A new poll suggests more than half of Canadians aged between 45 to 64 belong to a “sandwich generation” that’s feeling financially squeezed by the needs of their children, aging parents — or both.

The survey conducted for BMO Nesbitt Burns found that 55% of those recently polled in this age group say they’re currently looking after children, parents, in-laws or other relatives.

Stuck in the Middle: BMO Nesbitt Burns Study Finds Sandwich Generation Short $560,000 for Retirement

“There’s a sense among those in the sandwich generation that they’re getting squeezed and are being forced to balance a plethora of financial priorities, from paying down their mortgage to saving for their child’s education to saving for retirement,” Sylvain Brisebois, regional manager at BMO Nesbitt Burns, said in a statement.

“The stress that comes with caring for children and aging relatives, balancing a career and generally keeping up with daily tasks can make it hard to focus on the future and saving for retirement.”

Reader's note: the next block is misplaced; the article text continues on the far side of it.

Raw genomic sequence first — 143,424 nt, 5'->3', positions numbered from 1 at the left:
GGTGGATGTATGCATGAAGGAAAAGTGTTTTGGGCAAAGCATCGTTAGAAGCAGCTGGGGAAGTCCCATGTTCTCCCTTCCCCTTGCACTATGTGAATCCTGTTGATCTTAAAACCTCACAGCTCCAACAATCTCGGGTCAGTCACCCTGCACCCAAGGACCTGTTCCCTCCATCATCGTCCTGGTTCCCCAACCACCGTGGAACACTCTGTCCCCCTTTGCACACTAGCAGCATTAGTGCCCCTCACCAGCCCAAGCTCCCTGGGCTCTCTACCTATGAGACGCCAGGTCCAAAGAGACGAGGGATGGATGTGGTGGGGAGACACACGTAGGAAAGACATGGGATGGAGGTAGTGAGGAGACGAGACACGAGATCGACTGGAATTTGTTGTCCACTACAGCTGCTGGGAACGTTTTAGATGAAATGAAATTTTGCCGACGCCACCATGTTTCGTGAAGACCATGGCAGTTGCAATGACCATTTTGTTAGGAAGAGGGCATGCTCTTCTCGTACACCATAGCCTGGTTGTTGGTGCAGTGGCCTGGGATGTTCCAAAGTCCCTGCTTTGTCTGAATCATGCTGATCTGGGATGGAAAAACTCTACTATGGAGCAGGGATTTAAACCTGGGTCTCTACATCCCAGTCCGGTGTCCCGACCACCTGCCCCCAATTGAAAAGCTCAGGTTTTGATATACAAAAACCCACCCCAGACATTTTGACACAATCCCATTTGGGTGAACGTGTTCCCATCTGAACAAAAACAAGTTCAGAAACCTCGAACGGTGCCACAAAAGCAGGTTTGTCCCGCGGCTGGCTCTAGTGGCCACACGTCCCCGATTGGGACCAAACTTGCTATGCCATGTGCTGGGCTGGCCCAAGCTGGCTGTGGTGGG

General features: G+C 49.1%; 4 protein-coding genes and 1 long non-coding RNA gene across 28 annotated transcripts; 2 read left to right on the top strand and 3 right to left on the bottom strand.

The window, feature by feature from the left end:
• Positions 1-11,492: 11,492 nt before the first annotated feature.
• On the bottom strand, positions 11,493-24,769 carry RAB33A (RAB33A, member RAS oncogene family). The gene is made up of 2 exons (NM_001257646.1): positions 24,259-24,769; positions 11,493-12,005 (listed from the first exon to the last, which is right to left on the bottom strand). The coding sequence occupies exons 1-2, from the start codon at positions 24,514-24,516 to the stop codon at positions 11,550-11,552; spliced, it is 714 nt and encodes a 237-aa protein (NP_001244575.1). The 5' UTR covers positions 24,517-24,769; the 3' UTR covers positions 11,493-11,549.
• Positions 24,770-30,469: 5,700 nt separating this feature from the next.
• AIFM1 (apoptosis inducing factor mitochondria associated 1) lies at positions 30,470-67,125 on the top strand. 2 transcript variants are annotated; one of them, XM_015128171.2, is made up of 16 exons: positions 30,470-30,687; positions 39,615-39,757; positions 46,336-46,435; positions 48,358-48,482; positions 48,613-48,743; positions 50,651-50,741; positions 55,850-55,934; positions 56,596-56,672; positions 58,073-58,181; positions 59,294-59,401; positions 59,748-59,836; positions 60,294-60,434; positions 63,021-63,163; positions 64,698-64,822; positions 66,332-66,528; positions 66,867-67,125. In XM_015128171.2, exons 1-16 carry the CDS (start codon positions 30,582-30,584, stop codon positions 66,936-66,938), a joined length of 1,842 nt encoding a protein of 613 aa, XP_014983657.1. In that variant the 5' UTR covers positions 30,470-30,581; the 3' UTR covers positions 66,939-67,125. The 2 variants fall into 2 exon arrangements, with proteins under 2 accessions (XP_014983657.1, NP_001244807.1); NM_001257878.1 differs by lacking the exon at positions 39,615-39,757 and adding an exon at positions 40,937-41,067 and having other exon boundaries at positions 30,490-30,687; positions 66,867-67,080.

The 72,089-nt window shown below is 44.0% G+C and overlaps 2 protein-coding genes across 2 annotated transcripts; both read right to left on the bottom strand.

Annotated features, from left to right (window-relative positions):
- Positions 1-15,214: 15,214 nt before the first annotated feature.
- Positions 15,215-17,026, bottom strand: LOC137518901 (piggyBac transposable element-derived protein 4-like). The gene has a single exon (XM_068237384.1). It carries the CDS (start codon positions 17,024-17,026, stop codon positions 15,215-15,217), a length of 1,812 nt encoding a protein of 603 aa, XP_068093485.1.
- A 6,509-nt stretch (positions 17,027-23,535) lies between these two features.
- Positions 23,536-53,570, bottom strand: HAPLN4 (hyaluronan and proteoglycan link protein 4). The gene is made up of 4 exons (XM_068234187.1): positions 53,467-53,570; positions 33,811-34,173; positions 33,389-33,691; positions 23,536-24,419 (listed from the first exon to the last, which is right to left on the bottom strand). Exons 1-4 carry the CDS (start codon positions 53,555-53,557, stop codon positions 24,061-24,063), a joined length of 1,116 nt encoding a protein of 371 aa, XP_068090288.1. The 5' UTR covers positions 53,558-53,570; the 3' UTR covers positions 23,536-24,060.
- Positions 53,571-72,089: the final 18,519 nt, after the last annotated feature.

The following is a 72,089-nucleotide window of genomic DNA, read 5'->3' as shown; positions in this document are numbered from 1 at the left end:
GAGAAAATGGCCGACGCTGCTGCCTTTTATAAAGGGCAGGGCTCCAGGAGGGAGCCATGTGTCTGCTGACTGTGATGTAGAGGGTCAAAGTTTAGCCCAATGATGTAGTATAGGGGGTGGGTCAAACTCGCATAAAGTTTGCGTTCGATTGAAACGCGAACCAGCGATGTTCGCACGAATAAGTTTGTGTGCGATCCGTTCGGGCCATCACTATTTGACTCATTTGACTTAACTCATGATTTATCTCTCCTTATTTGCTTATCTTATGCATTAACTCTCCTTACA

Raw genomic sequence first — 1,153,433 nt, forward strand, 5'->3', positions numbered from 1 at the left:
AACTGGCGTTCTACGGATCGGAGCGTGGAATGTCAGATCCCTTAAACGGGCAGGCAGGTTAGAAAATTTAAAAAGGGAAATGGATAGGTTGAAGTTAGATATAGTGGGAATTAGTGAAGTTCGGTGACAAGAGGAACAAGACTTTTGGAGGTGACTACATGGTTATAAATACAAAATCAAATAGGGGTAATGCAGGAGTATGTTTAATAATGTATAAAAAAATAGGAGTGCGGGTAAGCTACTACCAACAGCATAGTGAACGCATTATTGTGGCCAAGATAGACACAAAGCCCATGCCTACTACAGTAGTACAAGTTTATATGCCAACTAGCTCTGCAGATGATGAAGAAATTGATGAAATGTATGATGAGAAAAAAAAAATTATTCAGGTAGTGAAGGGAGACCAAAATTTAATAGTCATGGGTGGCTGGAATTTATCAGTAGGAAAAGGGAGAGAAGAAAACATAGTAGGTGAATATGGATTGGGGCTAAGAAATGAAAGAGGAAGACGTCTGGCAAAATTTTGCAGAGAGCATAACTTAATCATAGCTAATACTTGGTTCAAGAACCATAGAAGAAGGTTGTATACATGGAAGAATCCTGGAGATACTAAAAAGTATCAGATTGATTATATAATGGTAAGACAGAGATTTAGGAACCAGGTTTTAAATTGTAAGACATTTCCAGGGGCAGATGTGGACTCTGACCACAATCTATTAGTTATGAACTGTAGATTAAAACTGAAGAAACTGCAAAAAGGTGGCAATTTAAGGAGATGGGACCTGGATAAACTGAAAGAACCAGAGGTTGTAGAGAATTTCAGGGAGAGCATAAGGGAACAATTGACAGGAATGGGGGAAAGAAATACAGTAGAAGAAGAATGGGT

Average Household Debt By Province

Average household debt, 2014, according to BMO.

Quebec: $59,805
Previous year: $56,860
Change, 2013 to 2014: up 5.2%

Atlantic Canada: $64,120
Previous year: $47,237
Change, 2013 to 2014: up 35.4%

Ontario: $67,507
Previous year: $76,970
Change, 2013 to 2014: down 12.3%

Manitoba/Saskatchewan: $68,437
Previous year: $82,100
Change, 2013 to 2014: down 16.6%

National average: $76,140
Previous year: $72,045
Change, 2013 to 2014: up 5.7%

British Columbia: $99,834
Previous year: $79,089
Change, 2013 to 2014: up 26.2%

Alberta: $124,838
Previous year: $89,026
Change, 2013 to 2014: up 40.2%

 

Pic #1 Morpheus

Here are six tips for surviving the “sandwich generation” years:
1. Be proactive.
2. Choose retirement over college savings.
3. Don’t hide your personal responsibilities from your employer.
4. If children return home, make them contribute.
5. Maintain an emergency fund.
6. Involve your siblings.